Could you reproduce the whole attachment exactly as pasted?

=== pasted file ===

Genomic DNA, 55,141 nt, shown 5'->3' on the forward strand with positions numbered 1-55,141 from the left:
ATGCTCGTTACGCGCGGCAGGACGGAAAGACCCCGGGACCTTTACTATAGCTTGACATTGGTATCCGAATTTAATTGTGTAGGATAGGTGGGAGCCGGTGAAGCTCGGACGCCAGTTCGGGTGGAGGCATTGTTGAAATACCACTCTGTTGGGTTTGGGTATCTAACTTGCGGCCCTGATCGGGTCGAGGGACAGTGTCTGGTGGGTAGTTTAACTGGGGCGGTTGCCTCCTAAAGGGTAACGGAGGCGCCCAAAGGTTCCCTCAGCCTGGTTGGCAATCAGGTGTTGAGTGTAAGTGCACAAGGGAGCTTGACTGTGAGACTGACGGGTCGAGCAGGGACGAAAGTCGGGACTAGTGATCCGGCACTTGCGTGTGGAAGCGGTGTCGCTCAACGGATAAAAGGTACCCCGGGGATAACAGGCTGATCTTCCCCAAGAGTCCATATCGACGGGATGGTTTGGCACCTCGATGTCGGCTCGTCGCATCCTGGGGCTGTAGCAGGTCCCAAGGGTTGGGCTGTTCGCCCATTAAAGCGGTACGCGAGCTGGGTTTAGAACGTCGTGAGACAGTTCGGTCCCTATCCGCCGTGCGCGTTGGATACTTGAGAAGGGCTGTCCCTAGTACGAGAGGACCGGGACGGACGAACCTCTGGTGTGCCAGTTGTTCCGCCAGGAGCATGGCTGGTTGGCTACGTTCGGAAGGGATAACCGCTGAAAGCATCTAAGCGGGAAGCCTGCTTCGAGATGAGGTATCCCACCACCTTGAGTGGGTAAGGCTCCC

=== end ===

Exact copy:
Genomic DNA, 55,141 nt, shown 5'->3' on the forward strand with positions numbered 1-55,141 from the left:
ATGCTCGTTACGCGCGGCAGGACGGAAAGACCCCGGGACCTTTACTATAGCTTGACATTGGTATCCGAATTTAATTGTGTAGGATAGGTGGGAGCCGGTGAAGCTCGGACGCCAGTTCGGGTGGAGGCATTGTTGAAATACCACTCTGTTGGGTTTGGGTATCTAACTTGCGGCCCTGATCGGGTCGAGGGACAGTGTCTGGTGGGTAGTTTAACTGGGGCGGTTGCCTCCTAAAGGGTAACGGAGGCGCCCAAAGGTTCCCTCAGCCTGGTTGGCAATCAGGTGTTGAGTGTAAGTGCACAAGGGAGCTTGACTGTGAGACTGACGGGTCGAGCAGGGACGAAAGTCGGGACTAGTGATCCGGCACTTGCGTGTGGAAGCGGTGTCGCTCAACGGATAAAAGGTACCCCGGGGATAACAGGCTGATCTTCCCCAAGAGTCCATATCGACGGGATGGTTTGGCACCTCGATGTCGGCTCGTCGCATCCTGGGGCTGTAGCAGGTCCCAAGGGTTGGGCTGTTCGCCCATTAAAGCGGTACGCGAGCTGGGTTTAGAACGTCGTGAGACAGTTCGGTCCCTATCCGCCGTGCGCGTTGGATACTTGAGAAGGGCTGTCCCTAGTACGAGAGGACCGGGACGGACGAACCTCTGGTGTGCCAGTTGTTCCGCCAGGAGCATGGCTGGTTGGCTACGTTCGGAAGGGATAACCGCTGAAAGCATCTAAGCGGGAAGCCTGCTTCGAGATGAGGTATCCCACCACCTTGAGTGGGTAAGGCTCCC